The mammalian heart has a remarkable regenerative capacity for a short period of time after birth, after which the majority of cardiomyocytes permanently exit cell cycle. We sought to determine the primary post-natal event that results in cardiomyocyte cell-cycle arrest. We hypothesized that transition to the oxygen rich postnatal environment is the upstream signal that results in cell cycle arrest of cardiomyocytes. Here we show that reactive oxygen species (ROS), oxidative DNA damage, and DNA damage response (DDR) markers significantly increase in the heart during the first postnatal week. Intriguingly, postnatal hypoxemia, ROS scavenging, or inhibition of DDR all prolong the postnatal proliferative window of cardiomyocytes, while hyperoxemia and ROS generators shorten it. These findings uncover a previously unrecognized protective mechanism that mediates cardiomyocyte cell cycle arrest in exchange for utilization of oxygen dependent aerobic metabolism. Reduction of mitochondrial-dependent oxidative stress should be important component of cardiomyocyte proliferation-based therapeutic approaches.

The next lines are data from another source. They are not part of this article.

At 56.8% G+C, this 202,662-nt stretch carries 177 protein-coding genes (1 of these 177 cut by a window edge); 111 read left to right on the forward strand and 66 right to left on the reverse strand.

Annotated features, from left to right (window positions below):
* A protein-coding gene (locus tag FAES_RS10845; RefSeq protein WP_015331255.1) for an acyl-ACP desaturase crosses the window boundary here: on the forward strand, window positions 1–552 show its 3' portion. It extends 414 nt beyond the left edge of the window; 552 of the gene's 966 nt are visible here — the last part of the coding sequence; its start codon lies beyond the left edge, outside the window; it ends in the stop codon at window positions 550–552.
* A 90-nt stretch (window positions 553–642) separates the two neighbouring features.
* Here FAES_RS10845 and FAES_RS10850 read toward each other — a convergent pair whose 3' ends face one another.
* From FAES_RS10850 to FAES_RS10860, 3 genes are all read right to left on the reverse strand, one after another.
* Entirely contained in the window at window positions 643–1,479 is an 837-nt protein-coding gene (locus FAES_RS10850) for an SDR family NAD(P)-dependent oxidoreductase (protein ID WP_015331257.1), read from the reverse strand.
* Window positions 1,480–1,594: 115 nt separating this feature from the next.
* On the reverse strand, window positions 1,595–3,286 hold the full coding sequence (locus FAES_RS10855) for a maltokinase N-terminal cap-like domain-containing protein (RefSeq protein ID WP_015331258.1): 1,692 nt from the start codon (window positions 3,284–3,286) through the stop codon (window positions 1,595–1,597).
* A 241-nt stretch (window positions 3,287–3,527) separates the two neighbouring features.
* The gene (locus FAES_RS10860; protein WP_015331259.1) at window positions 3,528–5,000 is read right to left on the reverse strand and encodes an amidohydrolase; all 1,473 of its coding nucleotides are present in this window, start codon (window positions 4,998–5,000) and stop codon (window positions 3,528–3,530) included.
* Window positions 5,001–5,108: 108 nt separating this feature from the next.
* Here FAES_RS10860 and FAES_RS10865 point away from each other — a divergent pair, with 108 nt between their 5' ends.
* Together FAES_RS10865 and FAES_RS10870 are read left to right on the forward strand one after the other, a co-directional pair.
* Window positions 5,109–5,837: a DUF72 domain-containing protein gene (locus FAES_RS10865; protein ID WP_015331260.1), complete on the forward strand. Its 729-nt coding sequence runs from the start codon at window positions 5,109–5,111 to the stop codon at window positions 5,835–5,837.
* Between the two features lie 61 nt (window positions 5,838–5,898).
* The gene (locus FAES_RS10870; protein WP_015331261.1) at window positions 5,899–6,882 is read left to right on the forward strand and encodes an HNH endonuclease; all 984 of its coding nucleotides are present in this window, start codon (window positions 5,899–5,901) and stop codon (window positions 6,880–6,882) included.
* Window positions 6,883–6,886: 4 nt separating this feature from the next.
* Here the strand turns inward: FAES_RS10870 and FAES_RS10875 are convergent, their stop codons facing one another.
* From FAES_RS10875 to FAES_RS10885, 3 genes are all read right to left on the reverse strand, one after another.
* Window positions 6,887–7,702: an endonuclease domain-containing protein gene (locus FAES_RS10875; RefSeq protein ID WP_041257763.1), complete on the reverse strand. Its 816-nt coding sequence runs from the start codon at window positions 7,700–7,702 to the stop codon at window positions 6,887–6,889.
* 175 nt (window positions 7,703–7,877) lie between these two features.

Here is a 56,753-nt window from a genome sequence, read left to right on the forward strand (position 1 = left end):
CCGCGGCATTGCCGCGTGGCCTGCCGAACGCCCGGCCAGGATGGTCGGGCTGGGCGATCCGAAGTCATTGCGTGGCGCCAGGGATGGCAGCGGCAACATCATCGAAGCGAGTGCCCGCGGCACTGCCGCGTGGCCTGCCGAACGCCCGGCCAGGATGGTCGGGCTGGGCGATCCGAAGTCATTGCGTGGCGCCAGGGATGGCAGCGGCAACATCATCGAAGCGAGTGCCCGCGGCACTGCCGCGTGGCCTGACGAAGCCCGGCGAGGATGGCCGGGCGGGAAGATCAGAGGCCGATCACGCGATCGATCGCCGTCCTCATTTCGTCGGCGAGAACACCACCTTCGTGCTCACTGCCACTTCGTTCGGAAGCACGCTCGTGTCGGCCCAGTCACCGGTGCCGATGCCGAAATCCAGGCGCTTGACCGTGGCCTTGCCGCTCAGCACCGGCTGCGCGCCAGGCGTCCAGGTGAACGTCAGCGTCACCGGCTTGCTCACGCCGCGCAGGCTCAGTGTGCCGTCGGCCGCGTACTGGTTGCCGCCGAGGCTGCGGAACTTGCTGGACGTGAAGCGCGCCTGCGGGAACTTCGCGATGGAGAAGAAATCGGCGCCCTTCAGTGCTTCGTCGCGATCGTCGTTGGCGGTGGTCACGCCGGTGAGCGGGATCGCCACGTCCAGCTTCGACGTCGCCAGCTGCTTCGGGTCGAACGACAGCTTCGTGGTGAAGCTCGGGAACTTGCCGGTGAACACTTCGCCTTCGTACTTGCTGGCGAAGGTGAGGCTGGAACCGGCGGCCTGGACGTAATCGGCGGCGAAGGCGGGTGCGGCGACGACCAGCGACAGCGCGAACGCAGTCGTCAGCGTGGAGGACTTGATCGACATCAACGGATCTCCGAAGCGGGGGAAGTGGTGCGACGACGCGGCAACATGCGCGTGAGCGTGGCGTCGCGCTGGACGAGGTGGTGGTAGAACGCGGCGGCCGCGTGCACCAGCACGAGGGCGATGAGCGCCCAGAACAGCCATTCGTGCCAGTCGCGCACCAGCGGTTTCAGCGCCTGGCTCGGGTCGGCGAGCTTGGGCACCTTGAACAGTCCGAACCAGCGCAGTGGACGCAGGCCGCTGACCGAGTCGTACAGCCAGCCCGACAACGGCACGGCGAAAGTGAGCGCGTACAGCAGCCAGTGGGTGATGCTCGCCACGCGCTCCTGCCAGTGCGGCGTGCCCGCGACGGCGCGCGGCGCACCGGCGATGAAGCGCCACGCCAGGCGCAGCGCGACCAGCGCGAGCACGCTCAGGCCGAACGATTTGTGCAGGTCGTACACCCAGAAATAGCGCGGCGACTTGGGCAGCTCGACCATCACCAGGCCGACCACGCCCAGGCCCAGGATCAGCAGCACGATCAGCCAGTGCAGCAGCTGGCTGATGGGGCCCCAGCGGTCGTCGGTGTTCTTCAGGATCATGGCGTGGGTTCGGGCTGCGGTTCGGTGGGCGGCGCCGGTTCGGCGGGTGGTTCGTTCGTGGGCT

To investigate the cell-intrinsic aging mechanisms that erode the function of somatic stem cells during aging, we have conducted a comprehensive integrated genomic analysis of young and aged cells. We profiled the transcriptome, DNA methylome, and histone modifications of young and old murine hematopoietic stem cells (HSCs). Transcriptome analysis indicated reduced TGFβ signaling and perturbation of genes involved in HSC proliferation and differentiation. Aged HSCs exhibited broader H3K4me3 peaks across HSC identity and self-renewal genes, and showed increased DNA methylation at transcription factor binding sites associated with differentiation-promoting genes combined with a reduction at genes associated with HSC maintenance. Together these changes reinforce HSC self-renewal and diminish differentiation, paralleling phenotypic HSC aging behavior. Ribosomal biogenesis emerged as a particular target of aging, with increased transcription of ribosomal protein and RNA genes, and hypomethylation of rRNA genes. This dataset will serve as a reference for future epigenomic analysis of stem cell aging.